The RadCity 5 Plus e-bike from Rad Power Bikes has just been launched with a pile of new upgrades, making it the most extensive update to the RadCity electric commuter e-bike yet. The team at Rad kindly gave me the opportunity to get an early test ride on the new RadCity 5 Plus, and today I’m taking you along with me to see what makes this new e-bike tick.
The new RadCity 5 Plus is the latest e-bike in Rad’s lineup to get the “Plus” treatment. That’s where Rad takes an existing e-bike and upgrades the quality and utility of the bike by adding new features and higher spec components.
Earlier this summer we saw Rad Power Bikes do something similar with its most popular e-bike, the fat tire RadRover. When the new RadRover 6 Plus landed, we witnessed a slew of awesome new upgrades like hydraulic disc brakes, a new motor, upgraded display, sleeker semi-integrated battery, new lighting, and other improvements.
Now Rad is following a similar path with the commuter-ready RadCity e-bike line. Both the RadCity step-over and RadCity step-through are getting a number of similar upgrades to create the RadCity 5 Plus edition.
You can see my first ride experience on the new e-bike below, or you can keep reading for the complete run down. Or both!
RadCity 5 Plus e-bike video review
RadCity 5 Plus tech specs
- Motor: 750W geared rear hub motor
- Top speed: 32 km/h (20 mph)
- Range: 45-72 km (25-45 mi) depending on throttle or pedal assist
- Battery: 48V 14Ah (672 Wh)
- Max load: 125 kg (275 lb)
- Frame: 6061 aluminum, high step or step-thru
- Suspension: 60 mm travel spring suspension fork with preload adjustment and lockout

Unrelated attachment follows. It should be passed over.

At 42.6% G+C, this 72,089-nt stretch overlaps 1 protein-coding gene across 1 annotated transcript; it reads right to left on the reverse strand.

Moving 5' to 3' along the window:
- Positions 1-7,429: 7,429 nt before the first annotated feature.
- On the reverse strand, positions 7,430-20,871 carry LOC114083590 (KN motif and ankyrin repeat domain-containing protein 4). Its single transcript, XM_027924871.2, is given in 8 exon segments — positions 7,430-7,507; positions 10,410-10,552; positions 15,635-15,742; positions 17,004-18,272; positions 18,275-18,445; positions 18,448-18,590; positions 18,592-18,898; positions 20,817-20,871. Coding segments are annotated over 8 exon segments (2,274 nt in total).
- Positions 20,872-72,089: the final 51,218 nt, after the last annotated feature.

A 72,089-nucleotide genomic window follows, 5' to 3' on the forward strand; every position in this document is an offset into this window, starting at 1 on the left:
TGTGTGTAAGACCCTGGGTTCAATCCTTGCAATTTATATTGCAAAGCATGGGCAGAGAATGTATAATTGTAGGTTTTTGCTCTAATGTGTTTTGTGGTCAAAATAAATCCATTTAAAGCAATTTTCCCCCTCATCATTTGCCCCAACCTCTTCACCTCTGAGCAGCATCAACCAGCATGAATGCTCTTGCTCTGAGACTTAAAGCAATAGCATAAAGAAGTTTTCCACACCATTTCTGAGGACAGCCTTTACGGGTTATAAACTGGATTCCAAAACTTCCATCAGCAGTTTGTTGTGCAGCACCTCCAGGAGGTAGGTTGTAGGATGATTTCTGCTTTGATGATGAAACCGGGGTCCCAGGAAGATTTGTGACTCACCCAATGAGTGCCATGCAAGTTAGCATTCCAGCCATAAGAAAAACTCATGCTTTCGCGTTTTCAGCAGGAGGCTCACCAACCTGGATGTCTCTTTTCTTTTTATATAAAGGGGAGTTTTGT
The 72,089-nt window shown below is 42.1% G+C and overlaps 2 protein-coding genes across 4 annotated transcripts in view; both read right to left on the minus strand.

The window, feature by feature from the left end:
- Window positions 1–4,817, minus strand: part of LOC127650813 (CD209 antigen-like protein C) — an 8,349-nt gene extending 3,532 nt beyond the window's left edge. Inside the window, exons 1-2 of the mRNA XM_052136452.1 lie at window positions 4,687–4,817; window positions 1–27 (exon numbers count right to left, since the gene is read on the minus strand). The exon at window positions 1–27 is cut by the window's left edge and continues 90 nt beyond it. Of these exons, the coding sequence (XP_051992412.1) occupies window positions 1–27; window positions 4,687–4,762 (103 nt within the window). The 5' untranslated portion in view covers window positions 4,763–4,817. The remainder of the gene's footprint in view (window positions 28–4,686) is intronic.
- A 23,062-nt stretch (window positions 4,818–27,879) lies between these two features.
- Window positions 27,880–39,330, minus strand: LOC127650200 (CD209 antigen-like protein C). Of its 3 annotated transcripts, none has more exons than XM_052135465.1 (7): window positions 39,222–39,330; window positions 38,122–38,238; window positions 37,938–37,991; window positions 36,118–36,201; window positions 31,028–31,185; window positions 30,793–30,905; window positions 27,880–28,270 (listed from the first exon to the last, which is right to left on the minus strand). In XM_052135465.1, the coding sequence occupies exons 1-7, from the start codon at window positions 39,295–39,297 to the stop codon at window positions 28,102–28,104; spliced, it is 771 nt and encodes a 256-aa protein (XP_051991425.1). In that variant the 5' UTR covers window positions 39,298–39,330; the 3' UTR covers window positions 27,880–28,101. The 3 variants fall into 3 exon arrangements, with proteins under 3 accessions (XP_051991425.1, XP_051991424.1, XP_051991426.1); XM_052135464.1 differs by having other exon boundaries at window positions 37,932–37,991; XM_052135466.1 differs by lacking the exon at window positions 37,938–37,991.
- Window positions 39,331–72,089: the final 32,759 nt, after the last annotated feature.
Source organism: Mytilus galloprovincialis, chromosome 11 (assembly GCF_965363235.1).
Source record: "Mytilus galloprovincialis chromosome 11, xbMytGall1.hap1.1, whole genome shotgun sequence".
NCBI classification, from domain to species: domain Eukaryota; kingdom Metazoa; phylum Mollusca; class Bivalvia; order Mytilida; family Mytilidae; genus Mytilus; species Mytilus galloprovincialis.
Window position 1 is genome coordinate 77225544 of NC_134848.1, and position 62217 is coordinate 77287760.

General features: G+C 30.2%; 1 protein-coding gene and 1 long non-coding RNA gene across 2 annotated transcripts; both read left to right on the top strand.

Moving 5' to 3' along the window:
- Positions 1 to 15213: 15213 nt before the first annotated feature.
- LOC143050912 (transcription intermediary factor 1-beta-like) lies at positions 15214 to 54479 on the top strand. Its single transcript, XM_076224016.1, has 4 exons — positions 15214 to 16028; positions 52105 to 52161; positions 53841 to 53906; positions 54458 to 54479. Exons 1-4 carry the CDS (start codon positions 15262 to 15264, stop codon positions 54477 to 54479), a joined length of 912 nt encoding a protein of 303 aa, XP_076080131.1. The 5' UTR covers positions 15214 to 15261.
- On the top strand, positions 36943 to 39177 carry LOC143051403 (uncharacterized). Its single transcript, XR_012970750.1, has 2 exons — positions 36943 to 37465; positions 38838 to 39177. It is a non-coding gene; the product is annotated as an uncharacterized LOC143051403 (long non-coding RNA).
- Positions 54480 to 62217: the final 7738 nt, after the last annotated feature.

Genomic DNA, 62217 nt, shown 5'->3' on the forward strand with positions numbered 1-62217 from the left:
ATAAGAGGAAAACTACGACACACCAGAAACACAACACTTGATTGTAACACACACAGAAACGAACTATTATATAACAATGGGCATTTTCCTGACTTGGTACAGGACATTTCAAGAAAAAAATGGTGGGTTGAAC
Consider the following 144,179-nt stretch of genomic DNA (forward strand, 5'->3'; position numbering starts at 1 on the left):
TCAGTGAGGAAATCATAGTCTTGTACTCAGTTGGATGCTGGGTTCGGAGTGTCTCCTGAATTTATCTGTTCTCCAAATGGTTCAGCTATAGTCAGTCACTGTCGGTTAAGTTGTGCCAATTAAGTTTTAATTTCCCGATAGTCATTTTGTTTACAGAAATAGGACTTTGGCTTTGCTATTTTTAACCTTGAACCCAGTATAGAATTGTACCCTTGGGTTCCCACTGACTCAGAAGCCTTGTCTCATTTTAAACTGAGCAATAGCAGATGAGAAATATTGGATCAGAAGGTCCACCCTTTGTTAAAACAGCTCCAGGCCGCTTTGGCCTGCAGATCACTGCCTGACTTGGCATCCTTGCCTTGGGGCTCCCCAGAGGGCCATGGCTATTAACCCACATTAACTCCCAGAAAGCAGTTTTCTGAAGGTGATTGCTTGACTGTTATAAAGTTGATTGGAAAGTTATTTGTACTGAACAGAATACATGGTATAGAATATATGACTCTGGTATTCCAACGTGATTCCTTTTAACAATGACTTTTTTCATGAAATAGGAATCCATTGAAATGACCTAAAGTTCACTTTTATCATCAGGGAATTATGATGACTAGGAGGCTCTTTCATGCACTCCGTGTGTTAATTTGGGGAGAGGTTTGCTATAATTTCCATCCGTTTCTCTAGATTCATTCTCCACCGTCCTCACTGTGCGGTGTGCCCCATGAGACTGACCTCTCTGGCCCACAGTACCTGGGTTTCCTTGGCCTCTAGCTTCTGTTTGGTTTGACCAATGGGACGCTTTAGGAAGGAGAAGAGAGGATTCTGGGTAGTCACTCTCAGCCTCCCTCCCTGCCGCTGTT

- Brakes: Nutt hydraulic disc brakes
- Extras: dual displays, higher accuracy battery gauge, front and rear LED lights, 5 speed settings, half-twist throttle, higher power USB charging ports (optional), mounting for front and rear racks, fenders included standard, redesigned battery, higher torque motor
What’s new in the electronics?
There are a pile of new updates to the RadCity that turn it into the RadCity Plus.
The first and most obvious is a new battery. Just like the RadRover 6 Plus, the RadCity is getting Rad’s newly designed battery pack that slides down into the frame. Not only does that create a sleeker package by hiding away the battery, but it also frees up a lot more space in the triangle of the step-over frame. On the Step-through version, it allows the frame to be even more accessible with extra room to swing a leg through.
The battery is still 672 Wh, which is on the larger size of the e-bike battery spectrum. It offers reasonable range of around 25-50 miles depending on if you’re ripping on the throttle or taking it easy with pedal assist. I’ve ridden plenty of Rad Power Bikes e-bikes and range has never been issue.
The second major update that will likely catch the eye is the new motor. The last RadCity was the final holdout in the Rad lineup for direct drive motors. Those were big, dinner plate-size motors that took up a lot of space in the rear wheel. Now Rad has moved to a smaller, lighter but torquier geared hubmotor in the rear. The downside is that you lose the regenerative braking option (even though that gave back only marginal battery charge). The upside is… just about everything else. The new motor is lighter, smaller, better at hill climbing, and doesn’t look like such an eyesore in the rear wheel.
I took the bike up some steep Seattle hills and the new motor worked great on both throttle-only and pedal assist riding. Rad claims a 40% increase in hill climbing speed and I believe them. The RadCity 5 Plus flew me up some super steep hills with an ease that surprised me.
The last major eye-catching update is the pair of new LED displays. This is likely to be a divisive feature, but I’m a fan. The former simplistic LCD display has now been split into two LED displays.
The main display is still in the center of the bars and offers up important data like speed, distance, power, etc.
Then on the left bar end there’s a combined remote and display that provides less frequently used info like pedal assist level, battery charge, and headlight status. That’s all important data, but not something you’re constantly looking at. Most people check their battery level once in a while, and pedal assist level is kind of a set-it-and-forget-it thing.